… it wasn’t just a caffeine overdose. Lying and thinking over my day I felt saddened and anxious by two entirely separate but related incidents that happened yesterday. The first was voting – no big deal in a way and a well-worn habit of trotting to the local school, saying hi to friends and acquantainces and feeling glad that I live in a well-ordered democracy. But this year the ballot paper took me by surprise. Lists of candidates belonging to parties whose main policies seem to centre round xenophobia and prejudice against immigrants. And in some wards near me – one of these parties has come second, taking the place of the party of protest. 89 new council seats for UKIP. How has this happened? How have our major parties become so unappealing that these fringe parties now have a veneer of acceptability.
One the same day I was chatting to a friend of mine, a priest I admire greatly who is black. She was telling me that she recently led a service in a middle-class white church and after the service one person had told her she had good diction (no-one has ever told me that) and three people asked her where she came from.
We talked about that question for some time and I really understood, perhaps for the first time, how it feels to be asked that question so often. It’s effect is to literally put someone in an outsider’s place ( and make them feel they are not welcome in a ‘white’ place). It implies that some roles, some spaces and places are for white people – they belong to one group of people. The attitude that only some people belong diminishes us all. It is the attitude that Jesus challenged most often in the pharisees – at one point calling them ‘Whited sepulchres.’ No-one has privilege around God – that is a basic.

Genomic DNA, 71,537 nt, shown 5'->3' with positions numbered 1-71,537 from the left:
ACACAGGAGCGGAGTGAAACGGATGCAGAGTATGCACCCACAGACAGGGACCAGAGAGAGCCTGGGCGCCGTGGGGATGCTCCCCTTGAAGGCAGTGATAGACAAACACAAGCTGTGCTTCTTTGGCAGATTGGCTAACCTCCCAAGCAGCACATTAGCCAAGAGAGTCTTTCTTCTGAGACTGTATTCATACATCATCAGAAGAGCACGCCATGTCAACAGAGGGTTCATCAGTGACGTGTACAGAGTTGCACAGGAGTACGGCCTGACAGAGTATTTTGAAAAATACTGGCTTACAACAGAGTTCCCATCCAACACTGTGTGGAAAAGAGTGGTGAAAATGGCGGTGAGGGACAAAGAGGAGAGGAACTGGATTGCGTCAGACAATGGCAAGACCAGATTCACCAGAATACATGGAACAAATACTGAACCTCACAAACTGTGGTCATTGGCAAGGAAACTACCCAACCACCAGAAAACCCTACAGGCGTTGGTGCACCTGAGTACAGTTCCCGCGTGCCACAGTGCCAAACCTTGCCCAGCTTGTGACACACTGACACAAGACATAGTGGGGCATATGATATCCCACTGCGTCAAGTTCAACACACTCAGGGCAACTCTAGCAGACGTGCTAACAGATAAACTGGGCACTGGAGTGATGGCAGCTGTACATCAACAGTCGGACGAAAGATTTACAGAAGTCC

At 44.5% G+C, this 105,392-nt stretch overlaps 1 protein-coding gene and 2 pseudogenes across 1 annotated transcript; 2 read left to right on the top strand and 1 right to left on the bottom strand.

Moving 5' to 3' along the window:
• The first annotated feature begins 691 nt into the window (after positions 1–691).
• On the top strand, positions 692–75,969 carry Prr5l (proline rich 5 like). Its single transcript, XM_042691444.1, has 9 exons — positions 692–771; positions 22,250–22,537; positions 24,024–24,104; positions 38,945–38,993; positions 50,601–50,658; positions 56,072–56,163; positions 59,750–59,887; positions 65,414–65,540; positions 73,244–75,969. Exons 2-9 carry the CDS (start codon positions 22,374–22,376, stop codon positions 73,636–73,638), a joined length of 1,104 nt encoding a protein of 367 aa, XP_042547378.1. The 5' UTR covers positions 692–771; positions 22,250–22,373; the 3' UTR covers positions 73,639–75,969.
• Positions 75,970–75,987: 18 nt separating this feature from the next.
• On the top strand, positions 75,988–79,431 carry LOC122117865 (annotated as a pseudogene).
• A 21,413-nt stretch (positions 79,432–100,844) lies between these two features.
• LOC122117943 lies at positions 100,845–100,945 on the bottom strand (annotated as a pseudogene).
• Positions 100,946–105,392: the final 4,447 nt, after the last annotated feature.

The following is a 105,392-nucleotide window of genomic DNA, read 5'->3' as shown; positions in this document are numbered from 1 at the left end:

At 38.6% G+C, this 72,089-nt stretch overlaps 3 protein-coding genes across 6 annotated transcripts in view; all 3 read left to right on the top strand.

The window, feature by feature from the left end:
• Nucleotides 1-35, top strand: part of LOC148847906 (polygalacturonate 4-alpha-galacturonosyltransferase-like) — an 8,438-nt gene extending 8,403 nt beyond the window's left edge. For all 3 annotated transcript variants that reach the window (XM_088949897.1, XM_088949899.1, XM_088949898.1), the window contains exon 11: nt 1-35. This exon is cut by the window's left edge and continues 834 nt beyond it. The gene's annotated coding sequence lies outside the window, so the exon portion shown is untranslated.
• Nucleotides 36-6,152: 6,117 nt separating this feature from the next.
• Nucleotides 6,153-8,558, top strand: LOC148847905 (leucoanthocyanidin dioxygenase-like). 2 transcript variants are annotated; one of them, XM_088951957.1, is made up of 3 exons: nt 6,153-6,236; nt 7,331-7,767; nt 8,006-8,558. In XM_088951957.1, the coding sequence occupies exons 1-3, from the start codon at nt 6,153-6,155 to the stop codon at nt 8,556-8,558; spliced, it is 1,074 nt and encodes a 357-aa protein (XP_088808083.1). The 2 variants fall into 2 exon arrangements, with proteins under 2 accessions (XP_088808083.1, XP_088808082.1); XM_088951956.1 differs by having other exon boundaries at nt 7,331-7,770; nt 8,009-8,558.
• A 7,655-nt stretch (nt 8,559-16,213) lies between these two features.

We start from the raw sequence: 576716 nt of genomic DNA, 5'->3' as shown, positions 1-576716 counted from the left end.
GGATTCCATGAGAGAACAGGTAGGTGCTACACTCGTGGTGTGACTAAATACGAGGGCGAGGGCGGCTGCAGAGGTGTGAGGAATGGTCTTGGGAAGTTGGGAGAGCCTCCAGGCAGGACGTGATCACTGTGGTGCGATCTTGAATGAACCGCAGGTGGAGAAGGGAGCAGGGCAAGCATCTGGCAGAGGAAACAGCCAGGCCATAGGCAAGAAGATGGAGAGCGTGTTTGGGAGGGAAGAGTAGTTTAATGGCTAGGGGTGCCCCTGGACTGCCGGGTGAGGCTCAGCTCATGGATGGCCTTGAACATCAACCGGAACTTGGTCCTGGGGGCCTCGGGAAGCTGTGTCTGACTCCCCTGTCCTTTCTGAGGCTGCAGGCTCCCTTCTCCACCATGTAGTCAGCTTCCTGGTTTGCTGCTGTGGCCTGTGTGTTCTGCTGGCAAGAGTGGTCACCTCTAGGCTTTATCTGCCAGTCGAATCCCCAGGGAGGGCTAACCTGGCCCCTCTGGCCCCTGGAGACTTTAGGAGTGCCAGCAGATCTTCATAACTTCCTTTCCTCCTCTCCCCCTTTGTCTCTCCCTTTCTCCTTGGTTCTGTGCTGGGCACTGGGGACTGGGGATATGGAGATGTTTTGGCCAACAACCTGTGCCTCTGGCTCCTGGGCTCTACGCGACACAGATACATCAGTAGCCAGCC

I am (still) writing my sermon for Pentecost and have now read both passages. In Acts the Holy Spirit falls on the disciples and they are able to speak in many languages. This is not a pointless magic trick or God showing off. This is so they can build a multi-lingual, multi-ethnic, multi-cultural community of people who are seeking to live like Jesus. In John’s version the Spirit brings the ability to forgive (or not forgive) – another essential for community building, especially when the community brings people together who are not all exactly the same (and can therefore pretend to get along on a superficial level).
While media headlines stir up suspicion against Muslims and UKIP attracts the Tory vote, the church cannot afford to indulge in ‘parallel lives’ or leave attitiudes of superiority and racism unchallenged. When we live as communities where all are welcome and we are free to learn and teach one another, forgiving each other when we are clumsy, drawing each other into greater love and greater truth, when our Churches model what it means to live together then we will really have, as we say each week, a foretaste of the heavenly banquet prepared for all people.